Chemotherapy and radiation therapy to the head and neck can make the lining of your throat inflamed and sore, a problem called esophagitis.
It may feel as if you have a lump in your throat or that your chest or throat is burning. You may also have trouble swallowing. These problems may make it hard to eat and cause weight loss.
Why It Happens
Some types of chemotherapy and radiation to the head and neck can harm fast growing cells, such as those in the lining of your throat. Your risk for a sore throat, trouble swallowing, or other throat problems depends on:
• How much radiation you are getting.
• If you are getting chemotherapy and radiation therapy at the same time .
• Whether you use tobacco or drink alcohol during your course of cancer treatment.
• Eat 5 or 6 small meals or snacks each day instead of 3 large meals. Many people find it easier to eat a smaller amount of food more often.
• Choose foods that are easy to swallow. Some foods are hard to chew and swallow. To help, choose soft foods such as milkshakes, scrambled eggs, and cooked cereal.
• Choose foods and drinks that are high in protein and calories.
• Cook foods until they are soft and tender.
• Cut food into small pieces. You can also puree foods using a blender or food processor.
• Moisten and soften foods with gravy, sauces, broth, or yogurt.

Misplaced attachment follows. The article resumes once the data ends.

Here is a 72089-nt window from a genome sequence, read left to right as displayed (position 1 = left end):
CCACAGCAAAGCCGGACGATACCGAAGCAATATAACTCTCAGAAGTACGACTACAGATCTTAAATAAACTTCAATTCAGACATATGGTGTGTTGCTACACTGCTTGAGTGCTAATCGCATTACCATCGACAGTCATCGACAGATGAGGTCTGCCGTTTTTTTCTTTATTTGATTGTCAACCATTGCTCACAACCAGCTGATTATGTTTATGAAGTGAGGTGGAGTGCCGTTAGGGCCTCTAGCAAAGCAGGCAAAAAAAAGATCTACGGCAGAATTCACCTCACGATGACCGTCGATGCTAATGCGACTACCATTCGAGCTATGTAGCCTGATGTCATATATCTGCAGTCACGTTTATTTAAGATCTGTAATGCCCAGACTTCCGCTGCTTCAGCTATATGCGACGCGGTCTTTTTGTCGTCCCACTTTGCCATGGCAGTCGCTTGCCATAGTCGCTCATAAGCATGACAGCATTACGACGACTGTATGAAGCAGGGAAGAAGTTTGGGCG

• Sip drinks through a straw. Drinking through a straw may make it easier to swallow.
• Avoid foods and drinks that can burn or scrape your throat,
-Hot foods and drinks.
-Foods and juices that are high in acid, such as tomatoes, oranges, and lemonade.
-Sharp, crunchy foods, such as potato and tortilla chips.
-Drinks that contain alcohol.
• Tell your doctor or nurse if you:
-Have trouble swallowing.
-Feel as if you are choking.
-Cough while eating or drinking.
Other Ways to Manage
• Talk with a dietitian. He or she can help you choose foods that are easy to swallow.
• Sit upright and bend your head slightly forward when eating or drinking. And, stay sitting or standing upright for at least 30 minutes after eating.
• Do not use tobacco products. These include cigarettes, pipes, cigars and chewing tobacco. All of these can make your throat problems worse.
• Be open to tube feedings. Sometimes, you may not be able to eat enough to stay strong and a feeding tube may be a good option. Your doctor or dietitian will discuss this with you if he or she thinks it will help you. If you require a feeding tube, sometimes your doctor or speech therapist will prescribe swallowing exercises. If they do, make sure to do these exercises as directed to keep your swallowing muscles strong.
• Talk with your doctor or nurse. Tell your doctor or nurse if you have trouble swallowing, feel as if you are choking, cough while eating or drinking, or notice other throat problems. Also, mention if you have pain or are losing weight. Your doctor may prescribe medicines to help relieve these symptoms. They include antacids and medicines to coat your throat and control your pain.